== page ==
Expats moving to Italy may experience culture shock. Settling into a new country is often challenging, particularly when cultural differences are compounded with the difficulty of learning another language like Italian. Even seemingly simple transactions such as finding a house, doctor, dentist, school and bank can seem daunting and add to a new arrival’s sense of culture shock in Italy.

Meeting and greeting in Italy

Italians are more formal in addressing new acquaintances and colleagues than some expats might be used to. Someone using an informal greeting like “ciao” to someone they have just met will often be interpreted as rudeness rather than friendliness. When being introduced to an Italian, a person would say “buongiorno” (good day) and shake hands. Ciao is reserved for use among friends. Once acquainted, kisses on the cheek are often exchanged in greetings and when saying goodbye. 

Titles are used when addressing people, particularly of an older generation. In the case of professionals, a director would be referred to as "direttore", a doctor is "dottore" while an architect would be called "architetto", and so on. When addressing someone without knowing their title, a man can be referred to as "signore" and a woman as "signora".

Dress in Italy

One thinks of fashion and one thinks of Italy, and this connotation exists for good reason. Italy is home to several leading fashion houses. High fashion and professional dress are common in workplace settings. A person’s general body language speaks to style too, so expats should carry themselves with confidence and walk the walk. This is important amongst both men and women.

Religion in Italy

Most of the population of Italy is Roman Catholic and Christian, although the number of Italians who practice their religion is lowering. Still, religion plays a major role in culture, business and the way people live. Italy is a secular country. However, with its many churches and the influence of the Vatican City, a separate country located within Rome, religion is undeniably significant in Italy.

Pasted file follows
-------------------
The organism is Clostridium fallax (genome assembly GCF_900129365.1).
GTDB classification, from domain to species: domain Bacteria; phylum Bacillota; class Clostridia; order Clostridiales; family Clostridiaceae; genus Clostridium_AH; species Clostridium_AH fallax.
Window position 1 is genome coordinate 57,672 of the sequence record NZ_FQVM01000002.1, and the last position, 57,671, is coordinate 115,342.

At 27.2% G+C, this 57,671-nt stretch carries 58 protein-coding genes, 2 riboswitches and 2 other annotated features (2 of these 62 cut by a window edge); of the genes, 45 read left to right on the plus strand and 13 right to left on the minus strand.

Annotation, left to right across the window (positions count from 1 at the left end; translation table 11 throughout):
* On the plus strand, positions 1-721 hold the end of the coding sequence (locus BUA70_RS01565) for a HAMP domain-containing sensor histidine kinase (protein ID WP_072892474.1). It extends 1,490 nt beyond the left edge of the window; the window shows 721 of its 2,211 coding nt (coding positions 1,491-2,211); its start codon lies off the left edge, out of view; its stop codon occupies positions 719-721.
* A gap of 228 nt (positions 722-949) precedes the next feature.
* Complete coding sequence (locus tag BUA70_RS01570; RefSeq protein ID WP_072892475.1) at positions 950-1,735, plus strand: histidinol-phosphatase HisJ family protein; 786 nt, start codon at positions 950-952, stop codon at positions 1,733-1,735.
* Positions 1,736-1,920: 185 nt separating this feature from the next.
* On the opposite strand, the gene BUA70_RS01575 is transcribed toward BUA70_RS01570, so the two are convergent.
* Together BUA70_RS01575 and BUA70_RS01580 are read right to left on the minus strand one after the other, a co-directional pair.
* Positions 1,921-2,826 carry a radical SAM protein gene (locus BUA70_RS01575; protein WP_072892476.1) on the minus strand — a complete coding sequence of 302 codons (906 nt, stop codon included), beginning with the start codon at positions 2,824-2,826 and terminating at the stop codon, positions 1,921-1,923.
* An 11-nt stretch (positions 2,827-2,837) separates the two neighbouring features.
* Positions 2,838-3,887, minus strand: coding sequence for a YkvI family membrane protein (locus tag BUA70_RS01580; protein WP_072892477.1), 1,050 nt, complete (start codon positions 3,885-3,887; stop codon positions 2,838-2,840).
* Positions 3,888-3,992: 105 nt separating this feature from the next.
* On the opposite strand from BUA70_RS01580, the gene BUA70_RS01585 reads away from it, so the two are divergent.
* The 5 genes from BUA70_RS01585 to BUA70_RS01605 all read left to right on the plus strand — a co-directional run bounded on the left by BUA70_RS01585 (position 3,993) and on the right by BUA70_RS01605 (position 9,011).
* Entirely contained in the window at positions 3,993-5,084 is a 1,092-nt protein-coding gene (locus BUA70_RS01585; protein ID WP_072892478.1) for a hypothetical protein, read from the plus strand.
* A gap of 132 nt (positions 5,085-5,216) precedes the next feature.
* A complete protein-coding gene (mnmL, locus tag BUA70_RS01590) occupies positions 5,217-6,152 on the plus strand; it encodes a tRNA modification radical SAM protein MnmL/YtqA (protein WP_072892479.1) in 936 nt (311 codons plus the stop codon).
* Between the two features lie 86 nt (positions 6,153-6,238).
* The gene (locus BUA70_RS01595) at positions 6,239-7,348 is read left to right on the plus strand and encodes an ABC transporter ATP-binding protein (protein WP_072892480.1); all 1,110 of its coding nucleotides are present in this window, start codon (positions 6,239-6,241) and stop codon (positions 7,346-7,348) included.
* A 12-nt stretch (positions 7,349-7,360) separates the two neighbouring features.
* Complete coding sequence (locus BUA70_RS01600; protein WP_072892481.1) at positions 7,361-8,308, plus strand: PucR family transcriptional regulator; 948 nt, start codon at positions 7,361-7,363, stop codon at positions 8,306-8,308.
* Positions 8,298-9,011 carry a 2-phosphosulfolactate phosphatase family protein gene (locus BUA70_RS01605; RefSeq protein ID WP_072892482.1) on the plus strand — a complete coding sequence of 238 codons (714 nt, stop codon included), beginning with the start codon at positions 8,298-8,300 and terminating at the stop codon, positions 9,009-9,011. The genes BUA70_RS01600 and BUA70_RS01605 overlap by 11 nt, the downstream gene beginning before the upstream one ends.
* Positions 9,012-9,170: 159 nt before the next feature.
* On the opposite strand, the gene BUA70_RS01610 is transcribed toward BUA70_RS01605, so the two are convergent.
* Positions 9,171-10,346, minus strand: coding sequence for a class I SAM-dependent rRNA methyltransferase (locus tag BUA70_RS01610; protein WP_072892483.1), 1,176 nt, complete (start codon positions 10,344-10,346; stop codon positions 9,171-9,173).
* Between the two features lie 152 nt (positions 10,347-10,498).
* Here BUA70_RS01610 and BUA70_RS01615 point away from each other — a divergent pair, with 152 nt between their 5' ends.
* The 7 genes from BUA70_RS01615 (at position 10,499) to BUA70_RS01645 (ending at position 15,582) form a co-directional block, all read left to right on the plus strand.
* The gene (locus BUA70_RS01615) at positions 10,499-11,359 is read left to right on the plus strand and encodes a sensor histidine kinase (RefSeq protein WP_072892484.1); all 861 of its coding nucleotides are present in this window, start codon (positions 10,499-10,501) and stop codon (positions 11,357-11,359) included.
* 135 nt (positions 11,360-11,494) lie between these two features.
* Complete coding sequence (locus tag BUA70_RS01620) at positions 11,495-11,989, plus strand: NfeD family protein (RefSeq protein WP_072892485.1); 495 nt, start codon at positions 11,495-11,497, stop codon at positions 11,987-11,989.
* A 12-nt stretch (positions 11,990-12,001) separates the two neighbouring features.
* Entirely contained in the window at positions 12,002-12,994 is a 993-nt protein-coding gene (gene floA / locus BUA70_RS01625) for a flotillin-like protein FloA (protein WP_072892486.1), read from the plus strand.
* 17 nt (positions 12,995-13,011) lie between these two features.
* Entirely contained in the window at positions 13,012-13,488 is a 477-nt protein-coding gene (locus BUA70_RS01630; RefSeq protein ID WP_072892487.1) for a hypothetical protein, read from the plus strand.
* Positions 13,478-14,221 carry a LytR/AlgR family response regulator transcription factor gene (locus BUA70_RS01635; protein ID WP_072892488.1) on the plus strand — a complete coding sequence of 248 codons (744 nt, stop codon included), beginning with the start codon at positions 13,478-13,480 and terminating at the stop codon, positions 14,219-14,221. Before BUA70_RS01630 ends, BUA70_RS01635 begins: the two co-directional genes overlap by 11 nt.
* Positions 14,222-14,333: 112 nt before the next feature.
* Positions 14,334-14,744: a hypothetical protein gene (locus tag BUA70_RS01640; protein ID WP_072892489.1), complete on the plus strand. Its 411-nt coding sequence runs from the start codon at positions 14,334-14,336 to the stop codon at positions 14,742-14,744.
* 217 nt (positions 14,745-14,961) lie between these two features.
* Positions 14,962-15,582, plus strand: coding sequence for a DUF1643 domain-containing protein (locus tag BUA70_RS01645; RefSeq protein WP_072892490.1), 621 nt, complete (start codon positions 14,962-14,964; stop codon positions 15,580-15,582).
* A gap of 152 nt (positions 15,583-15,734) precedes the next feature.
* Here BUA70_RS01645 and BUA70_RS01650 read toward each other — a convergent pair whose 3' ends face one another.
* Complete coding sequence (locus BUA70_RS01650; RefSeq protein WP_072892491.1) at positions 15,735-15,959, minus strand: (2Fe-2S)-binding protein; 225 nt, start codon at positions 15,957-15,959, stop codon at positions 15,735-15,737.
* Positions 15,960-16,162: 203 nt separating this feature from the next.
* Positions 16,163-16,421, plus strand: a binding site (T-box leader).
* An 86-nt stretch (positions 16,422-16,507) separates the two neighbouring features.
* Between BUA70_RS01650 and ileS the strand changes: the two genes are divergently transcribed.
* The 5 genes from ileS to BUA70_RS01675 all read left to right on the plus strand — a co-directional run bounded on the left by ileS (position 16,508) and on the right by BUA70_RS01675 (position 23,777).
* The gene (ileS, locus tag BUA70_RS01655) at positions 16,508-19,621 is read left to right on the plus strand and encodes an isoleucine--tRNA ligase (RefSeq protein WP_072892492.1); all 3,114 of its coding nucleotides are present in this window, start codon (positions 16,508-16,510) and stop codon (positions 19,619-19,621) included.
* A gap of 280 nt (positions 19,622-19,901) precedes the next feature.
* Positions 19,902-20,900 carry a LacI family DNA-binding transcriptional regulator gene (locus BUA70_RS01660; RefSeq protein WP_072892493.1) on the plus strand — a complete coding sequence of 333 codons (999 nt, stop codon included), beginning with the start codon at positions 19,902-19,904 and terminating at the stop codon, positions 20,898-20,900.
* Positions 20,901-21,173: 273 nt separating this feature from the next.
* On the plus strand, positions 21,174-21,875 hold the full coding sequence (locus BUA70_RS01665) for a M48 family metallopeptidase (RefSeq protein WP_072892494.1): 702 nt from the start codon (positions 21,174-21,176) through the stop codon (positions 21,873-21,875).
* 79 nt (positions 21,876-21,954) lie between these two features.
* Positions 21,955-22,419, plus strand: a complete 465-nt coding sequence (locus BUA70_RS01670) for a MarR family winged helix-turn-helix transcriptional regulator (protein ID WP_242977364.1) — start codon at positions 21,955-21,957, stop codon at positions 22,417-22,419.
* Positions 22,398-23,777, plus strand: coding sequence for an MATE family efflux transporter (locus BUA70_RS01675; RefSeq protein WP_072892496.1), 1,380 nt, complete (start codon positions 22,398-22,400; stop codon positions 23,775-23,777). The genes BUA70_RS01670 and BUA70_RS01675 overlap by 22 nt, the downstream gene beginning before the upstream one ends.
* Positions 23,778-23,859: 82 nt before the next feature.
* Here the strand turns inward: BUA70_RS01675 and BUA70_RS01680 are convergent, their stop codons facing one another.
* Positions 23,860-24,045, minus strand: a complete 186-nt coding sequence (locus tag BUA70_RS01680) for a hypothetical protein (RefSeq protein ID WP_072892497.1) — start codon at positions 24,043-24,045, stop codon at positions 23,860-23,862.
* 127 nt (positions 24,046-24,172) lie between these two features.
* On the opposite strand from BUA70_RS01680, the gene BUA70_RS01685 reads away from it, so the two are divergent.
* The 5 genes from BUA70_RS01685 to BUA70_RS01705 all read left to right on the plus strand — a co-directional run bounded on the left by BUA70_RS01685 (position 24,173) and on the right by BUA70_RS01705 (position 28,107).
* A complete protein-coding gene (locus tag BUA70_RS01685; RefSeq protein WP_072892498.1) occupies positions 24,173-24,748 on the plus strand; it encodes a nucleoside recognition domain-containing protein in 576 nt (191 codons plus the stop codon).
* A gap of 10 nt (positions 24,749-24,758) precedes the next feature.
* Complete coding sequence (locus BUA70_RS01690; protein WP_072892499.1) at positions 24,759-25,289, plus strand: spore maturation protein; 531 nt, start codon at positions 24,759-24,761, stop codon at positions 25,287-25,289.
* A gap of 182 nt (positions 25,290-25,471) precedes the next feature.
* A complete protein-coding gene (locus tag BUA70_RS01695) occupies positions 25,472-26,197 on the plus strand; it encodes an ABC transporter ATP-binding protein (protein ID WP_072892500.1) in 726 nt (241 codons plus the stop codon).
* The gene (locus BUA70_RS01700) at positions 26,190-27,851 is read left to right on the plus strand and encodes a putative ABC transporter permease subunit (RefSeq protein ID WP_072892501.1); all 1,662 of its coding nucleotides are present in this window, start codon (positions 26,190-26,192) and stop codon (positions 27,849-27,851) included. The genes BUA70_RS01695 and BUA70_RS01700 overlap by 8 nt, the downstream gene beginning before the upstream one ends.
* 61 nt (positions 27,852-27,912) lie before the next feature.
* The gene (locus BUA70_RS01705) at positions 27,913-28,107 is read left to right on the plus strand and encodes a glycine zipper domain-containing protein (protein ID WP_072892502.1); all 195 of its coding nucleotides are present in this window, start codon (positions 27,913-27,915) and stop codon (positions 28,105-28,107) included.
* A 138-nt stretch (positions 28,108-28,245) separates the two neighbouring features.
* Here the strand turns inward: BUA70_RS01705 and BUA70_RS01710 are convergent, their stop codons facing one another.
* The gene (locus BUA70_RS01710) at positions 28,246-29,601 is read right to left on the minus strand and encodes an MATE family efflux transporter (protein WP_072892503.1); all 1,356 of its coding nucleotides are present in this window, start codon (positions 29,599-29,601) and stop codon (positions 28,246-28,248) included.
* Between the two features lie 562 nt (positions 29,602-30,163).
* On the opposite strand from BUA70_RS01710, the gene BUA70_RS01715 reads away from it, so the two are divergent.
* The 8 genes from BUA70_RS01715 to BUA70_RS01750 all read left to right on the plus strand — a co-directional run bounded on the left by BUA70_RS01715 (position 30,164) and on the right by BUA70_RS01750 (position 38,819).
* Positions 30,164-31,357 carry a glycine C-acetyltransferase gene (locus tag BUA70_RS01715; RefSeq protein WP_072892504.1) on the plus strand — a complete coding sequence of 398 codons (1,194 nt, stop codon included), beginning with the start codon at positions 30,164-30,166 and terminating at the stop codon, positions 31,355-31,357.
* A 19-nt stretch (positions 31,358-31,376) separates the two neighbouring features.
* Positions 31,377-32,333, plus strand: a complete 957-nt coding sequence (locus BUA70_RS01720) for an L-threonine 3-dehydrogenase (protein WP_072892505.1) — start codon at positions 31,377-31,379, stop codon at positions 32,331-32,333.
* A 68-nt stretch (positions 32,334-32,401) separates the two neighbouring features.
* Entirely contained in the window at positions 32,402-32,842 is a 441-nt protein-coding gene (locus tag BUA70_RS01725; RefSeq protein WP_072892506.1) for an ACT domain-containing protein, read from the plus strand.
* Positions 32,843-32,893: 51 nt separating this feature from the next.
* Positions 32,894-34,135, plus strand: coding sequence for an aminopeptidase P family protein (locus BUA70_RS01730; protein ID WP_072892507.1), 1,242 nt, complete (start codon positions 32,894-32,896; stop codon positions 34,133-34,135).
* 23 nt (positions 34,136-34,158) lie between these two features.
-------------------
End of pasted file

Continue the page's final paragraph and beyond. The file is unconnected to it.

Bureaucracy in Italy

While expats often complain about the bureaucratic inefficiency they encounter in the country, Italy has a strong bureaucratic tradition. Italians are aware of the problem and public office is often associated with inefficiency, but the paperwork is largely seen as a necessary, if unpleasant, part of life. Expats should expect paperwork and bureaucratic procedures to take some time.

Time in Italy

Coupled with bureaucracy is Italian time: there is no rush. Italian time makes allowances for siestas, called riposo locally, means that banks are often only open in the mornings and shops are closed between 1pm and 3.30pm. During this time, many families take a nap and should not be disturbed by telephone calls.

Food in Italy

Food is indeed the way to the heart in Italy and this does go further than pizza and pasta. Soup, bread, meat and fish are also commonly eaten. Food is a way of creating a warm, welcoming environment, to maintain family relations and friendships and to establish new relationships too. Expats are unlikely to enter an Italian home without being offered something to eat or drink.

Language in Italy

Italian is the official language of the country and is spoken by most of the country’s population. Italian is one of the most similar languages to Latin in terms of its vocabulary. However, dialects can differ vastly between regions.

There are many language schools throughout the country which provide memorable and useful insights into Italian culture. Alternatively, expats can enjoy private lessons with a hired tutor in the comfort of their own home or hotel.

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